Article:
July 15, 2016 at 8:51AM


How likely is it to cast a famous actor in your first film?

Hi, title explains all. How likely would it be if you managed to cast a famous actor, such as Anna Kendrick, in your first feature length film presuming you've done some shorts before.


Anna Kendrick's first film was the musical comedy Camp (https://en.wikipedia.org/wiki/Anna_Kendrick). She also starred in Pitch Perfect, as did another Anna, whose last name happens to be Camp (https://en.wikipedia.org/wiki/Anna_Camp). Anna Camp attended UNCSA's drama programs, both in High School (one year) and College (four years). It is not uncommon for actors in the UNCSA School of Drama to be cast in films made at the UNCSA School of Filmmaking. (And for musicians in the UNCSA School of Music to score and perform music for those films.)

Most films made at the School of filmmaking are "first films". So if you attend a world-class filmmaking school that has access to world-class dramatic talent, your chances are actually pretty good that you'll cast an actor in your film that will become famous: http://www.ranker.com/list/famous-north-carolina-school-of-the-arts-alum...

If you are talking about pitching a first film script to an already-famous actor, the chances are also non-zero, but probably a million times less likely, give or take.

July 15, 2016 at 12:53PM


To add to Michael's comments, I've also seen famous retired actors in small Indie films that were obviously done because of their love for the project. ( retired actors get no offers from anybody, so you never know if they might be willing to be part of your Indie project )

Also, having a once famous name attached to your project can make a huge difference when you are trying to crowd-fund your project's budget.

July 15, 2016 at 1:54PM, Edited July 15, 1:55PM

Guy McLoughlin
Video Producer

We have not because we ask not - just ask. You never never know what they might say.

To piggyback Guy, reach out to active, underused actors too. The number of roles for an aging actor (unless you're Morgan Freeman) dramatically declines every decade because our stories (which at their core, are about conflicts and resolutions) always follow those in some sort of battle. Retirees don't command sea-worthy vessels in pirate-heavy waters, ya know?

July 18, 2016 at 4:37PM, Edited July 18, 4:37PM


It happens more often then you might think: investors always hope for name cast to help with box office or home video sales, and that pressure is even higher if the director is a first timer.

The best bet to attracting a name cast to your project is the combination of a great script and a way to get it to them. With actors who have slowed down in their career, you can generally go through an agent, but while an actor is hot they are getting lots of offers and won't really consider an offer from an unknown. But if you have met them in person somehow (at a festival, for instance), or are working with a more experienced producer, there's a good chance you can get the script read.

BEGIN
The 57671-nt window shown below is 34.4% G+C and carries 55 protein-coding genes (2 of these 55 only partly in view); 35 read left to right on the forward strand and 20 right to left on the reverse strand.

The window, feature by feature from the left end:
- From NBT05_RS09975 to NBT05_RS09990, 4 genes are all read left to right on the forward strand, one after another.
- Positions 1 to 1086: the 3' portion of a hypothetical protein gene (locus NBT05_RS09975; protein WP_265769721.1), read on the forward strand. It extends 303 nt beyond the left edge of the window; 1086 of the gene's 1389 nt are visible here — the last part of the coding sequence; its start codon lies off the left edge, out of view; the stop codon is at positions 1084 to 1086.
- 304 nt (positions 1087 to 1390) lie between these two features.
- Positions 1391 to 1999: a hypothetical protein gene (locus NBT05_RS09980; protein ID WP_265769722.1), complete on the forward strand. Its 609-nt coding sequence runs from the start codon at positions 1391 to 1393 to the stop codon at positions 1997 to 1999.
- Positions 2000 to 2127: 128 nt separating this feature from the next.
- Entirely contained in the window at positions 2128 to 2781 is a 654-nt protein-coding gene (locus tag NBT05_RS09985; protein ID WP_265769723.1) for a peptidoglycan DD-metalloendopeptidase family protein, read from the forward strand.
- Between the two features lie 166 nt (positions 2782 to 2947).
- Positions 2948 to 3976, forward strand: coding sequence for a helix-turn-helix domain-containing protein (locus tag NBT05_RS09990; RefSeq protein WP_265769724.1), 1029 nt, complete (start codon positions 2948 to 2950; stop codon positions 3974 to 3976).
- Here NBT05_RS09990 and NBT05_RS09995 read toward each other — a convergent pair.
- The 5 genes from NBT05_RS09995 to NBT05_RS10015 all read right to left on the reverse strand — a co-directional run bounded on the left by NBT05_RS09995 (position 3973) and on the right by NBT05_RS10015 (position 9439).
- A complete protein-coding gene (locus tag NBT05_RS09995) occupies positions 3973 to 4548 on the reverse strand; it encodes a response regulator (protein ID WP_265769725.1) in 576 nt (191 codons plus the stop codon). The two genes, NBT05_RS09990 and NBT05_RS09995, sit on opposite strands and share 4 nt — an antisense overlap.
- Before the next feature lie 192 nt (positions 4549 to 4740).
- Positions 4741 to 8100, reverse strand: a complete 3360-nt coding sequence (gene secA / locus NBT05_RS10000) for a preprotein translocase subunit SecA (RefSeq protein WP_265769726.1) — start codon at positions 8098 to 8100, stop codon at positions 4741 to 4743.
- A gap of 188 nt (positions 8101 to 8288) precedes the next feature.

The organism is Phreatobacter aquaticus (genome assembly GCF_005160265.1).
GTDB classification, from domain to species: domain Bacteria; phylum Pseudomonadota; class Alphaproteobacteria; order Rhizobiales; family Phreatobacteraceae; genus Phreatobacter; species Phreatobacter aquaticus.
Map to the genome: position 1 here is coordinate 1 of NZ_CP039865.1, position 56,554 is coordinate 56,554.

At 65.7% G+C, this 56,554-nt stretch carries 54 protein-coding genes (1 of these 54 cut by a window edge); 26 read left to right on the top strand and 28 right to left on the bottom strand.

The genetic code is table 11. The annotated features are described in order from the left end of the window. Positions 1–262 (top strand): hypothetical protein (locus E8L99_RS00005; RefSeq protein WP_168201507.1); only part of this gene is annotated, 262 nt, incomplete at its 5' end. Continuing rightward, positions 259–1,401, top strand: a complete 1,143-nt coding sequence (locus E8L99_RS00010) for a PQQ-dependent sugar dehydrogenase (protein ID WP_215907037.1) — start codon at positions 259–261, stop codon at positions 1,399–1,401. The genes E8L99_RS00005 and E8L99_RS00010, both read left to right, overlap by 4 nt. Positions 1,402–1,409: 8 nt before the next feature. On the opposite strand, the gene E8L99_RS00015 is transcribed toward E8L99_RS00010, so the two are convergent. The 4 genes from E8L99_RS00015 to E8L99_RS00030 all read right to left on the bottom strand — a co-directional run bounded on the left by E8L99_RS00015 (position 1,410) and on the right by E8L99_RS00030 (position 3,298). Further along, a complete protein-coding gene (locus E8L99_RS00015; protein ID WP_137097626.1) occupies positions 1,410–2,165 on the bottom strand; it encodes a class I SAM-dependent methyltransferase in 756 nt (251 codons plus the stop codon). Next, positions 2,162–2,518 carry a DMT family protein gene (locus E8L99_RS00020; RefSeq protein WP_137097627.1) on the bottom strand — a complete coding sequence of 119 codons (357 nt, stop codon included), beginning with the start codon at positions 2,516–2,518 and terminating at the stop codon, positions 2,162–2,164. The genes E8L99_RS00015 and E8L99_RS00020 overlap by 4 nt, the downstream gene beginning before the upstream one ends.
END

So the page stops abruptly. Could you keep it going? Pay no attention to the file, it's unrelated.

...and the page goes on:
The key, as always, is great material: you see first time directors with name cast all the time, and it's usually a good script that does it.

July 20, 2016 at 7:55AM

Charles Haine
Filmmaker, Tech Nerd

While having a great script and connections to the actors alma mater might be very helpful, the number one answer to this question is $$$$. Any name actor is going to have an agent or a manager and you or your casting director will have to go thru them. Depending on what the SAG (and you'll almost certainly have to go with a SAG contract if your looking for any kind of name actor) agreement you've signed states scale is, will often decide if an actor even reads your script.
Many agents and managers don't pay attention at all unless the film meets certain budget and financing requirements. Every actor is different and there are some fantastic known actors who read scripts and who want to do indie projects and there are others who won't even look at them. You have to make your wish wish list with your production team and go down your list making offers. Oh yea, most known actors are going to be offer only, which means they won't even consider your project without a written offer.

September 5, 2017 at 5:52PM

Kathleen Vissichelli Hanley
Casting Director

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